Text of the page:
For enthusiasts (read: aficionados) of regimental lineages like the author, Army Lists form a very important source of information. As these lists are, approximately, a directory of the officers serving in the army at a certain point, the history of the regiments can be derived from it. In particular, studying successive editions of army lists can give a neat impression of the expansion of the army in times of war. For example, studying the army lists prior to August 1914, and those of late 1914 and 1915, clearly shows the growth of the army. (The physical size of the army lists tripled also at least between 1914 and 1918.)
That said, it is unfortunate that army lists started to be published regularly from the 1750s onwards. Thus the period between 1660 and 1750 is relatively obscure. This is best observed in the relative void regarding regiments raised for the duration of a war. The British Library has a pdf document available with some more information on army lists.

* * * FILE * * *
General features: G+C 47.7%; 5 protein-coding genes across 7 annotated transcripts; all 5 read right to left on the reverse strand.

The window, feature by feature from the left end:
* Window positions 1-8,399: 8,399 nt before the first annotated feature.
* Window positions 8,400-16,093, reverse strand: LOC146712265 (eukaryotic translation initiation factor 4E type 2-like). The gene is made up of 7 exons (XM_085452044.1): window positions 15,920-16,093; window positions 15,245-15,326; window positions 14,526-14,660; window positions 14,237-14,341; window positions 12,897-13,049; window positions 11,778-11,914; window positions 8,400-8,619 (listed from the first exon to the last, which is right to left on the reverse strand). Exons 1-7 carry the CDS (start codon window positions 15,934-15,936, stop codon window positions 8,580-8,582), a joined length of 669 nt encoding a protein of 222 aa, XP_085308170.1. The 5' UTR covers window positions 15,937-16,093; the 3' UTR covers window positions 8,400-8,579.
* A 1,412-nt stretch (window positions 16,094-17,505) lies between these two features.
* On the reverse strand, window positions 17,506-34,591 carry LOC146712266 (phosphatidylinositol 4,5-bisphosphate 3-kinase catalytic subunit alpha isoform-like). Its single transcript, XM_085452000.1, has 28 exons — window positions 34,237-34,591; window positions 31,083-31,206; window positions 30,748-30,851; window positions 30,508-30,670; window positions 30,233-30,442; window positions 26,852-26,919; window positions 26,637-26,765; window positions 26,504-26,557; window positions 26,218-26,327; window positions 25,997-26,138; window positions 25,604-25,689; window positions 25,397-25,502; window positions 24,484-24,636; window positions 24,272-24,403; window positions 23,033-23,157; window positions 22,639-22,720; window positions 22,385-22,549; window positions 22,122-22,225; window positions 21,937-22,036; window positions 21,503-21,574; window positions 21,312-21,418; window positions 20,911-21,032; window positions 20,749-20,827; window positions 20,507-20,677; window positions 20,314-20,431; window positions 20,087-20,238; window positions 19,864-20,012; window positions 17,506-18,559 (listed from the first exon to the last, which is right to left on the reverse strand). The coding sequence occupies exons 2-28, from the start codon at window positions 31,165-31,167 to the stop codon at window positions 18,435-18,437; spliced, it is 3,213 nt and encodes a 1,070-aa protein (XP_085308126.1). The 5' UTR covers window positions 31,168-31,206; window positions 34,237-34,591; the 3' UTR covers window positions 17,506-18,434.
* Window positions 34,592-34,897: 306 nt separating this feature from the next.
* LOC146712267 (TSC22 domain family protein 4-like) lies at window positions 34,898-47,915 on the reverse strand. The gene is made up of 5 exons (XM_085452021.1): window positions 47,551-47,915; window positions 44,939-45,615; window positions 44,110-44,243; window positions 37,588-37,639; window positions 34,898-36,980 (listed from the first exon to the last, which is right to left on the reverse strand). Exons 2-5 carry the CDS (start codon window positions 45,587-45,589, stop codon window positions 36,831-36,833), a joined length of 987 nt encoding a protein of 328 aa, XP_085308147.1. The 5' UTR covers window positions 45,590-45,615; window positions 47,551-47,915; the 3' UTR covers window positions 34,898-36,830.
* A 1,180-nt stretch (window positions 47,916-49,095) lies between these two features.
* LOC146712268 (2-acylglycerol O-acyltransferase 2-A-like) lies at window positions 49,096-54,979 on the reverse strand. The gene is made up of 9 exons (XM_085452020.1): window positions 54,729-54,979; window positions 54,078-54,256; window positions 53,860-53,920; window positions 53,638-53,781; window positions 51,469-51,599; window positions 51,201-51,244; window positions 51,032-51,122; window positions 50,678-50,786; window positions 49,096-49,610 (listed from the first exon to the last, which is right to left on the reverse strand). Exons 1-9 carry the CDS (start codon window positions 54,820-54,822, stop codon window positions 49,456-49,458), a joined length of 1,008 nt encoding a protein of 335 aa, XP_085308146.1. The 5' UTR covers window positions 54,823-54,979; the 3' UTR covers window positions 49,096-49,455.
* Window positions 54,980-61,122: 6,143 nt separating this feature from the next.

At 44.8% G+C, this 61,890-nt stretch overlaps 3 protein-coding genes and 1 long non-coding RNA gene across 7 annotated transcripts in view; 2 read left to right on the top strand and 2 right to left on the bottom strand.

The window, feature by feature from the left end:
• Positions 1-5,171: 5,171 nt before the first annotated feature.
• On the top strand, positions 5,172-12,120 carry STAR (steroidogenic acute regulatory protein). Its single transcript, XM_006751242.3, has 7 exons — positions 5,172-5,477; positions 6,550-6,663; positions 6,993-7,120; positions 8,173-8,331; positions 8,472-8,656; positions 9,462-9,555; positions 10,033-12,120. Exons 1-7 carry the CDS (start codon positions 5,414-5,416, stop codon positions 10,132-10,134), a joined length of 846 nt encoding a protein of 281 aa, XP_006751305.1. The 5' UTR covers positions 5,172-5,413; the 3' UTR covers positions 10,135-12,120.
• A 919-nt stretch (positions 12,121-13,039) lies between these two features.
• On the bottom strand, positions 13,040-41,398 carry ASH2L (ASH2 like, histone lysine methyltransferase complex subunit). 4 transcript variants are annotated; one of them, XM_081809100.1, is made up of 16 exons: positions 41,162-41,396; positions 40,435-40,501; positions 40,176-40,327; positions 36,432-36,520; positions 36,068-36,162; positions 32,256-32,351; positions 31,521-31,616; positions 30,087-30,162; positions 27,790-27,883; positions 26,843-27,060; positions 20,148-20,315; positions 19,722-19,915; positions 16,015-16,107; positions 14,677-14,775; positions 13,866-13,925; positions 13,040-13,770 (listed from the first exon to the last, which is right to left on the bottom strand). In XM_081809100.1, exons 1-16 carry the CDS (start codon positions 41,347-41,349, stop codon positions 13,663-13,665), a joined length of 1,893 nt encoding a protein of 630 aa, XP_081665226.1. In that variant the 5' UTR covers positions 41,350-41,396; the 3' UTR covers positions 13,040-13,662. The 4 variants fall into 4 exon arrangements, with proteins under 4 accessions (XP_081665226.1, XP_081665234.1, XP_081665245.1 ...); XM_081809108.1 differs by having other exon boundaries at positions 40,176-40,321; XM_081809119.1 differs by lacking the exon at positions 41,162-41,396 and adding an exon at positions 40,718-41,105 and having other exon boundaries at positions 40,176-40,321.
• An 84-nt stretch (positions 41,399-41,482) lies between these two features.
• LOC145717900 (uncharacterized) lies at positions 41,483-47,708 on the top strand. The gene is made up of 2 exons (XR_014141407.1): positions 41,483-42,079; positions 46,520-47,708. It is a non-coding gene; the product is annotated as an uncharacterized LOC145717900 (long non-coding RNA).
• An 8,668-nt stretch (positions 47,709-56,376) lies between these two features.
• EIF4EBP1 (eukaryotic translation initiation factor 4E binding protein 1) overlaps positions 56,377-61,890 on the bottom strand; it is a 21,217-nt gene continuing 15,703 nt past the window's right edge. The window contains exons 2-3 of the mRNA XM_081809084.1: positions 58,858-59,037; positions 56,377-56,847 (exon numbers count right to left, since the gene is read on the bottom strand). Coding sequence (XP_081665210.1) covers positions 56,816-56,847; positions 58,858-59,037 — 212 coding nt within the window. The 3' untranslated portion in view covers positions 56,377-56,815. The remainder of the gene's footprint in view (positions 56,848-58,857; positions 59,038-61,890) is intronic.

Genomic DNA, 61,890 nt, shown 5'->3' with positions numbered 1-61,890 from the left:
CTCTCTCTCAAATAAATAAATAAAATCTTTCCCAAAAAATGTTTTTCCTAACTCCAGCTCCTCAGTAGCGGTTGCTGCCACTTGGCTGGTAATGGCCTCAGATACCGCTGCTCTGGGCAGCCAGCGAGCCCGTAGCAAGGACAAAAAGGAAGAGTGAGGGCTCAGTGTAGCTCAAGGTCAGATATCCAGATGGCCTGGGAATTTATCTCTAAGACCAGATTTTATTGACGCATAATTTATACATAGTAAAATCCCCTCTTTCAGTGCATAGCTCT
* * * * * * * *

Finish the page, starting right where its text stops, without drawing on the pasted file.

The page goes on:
The very first army list detailing the post-Restoration army was published in 1684, an is known as Nathan Brooks' Army List. Very fortunate this publication is made available at EEBO! Though only detailing the English Establishment (so troops in Scotland and Ireland are not listed), it gives much contemporary information.
Information includes the establishments of the regiments (i.e., the official size of troops and companies), the colour of uniforms, details of colours carried.
For example, the Holland Regiment, commanded by John, the Earl of Mulgrave consists of twelve companies, but does not have a company of grenadiers. It is coated in red (unsure, the text is faded at this point), and lined with a flesh colour. The colour is a red cross, bordered white in a green field.
The page shown next is for the Coldstream Regiment of Foot Guards, and for the Royal Regiment of Foot (future Royal Scots).
Please contact the author if more information is required or wanted.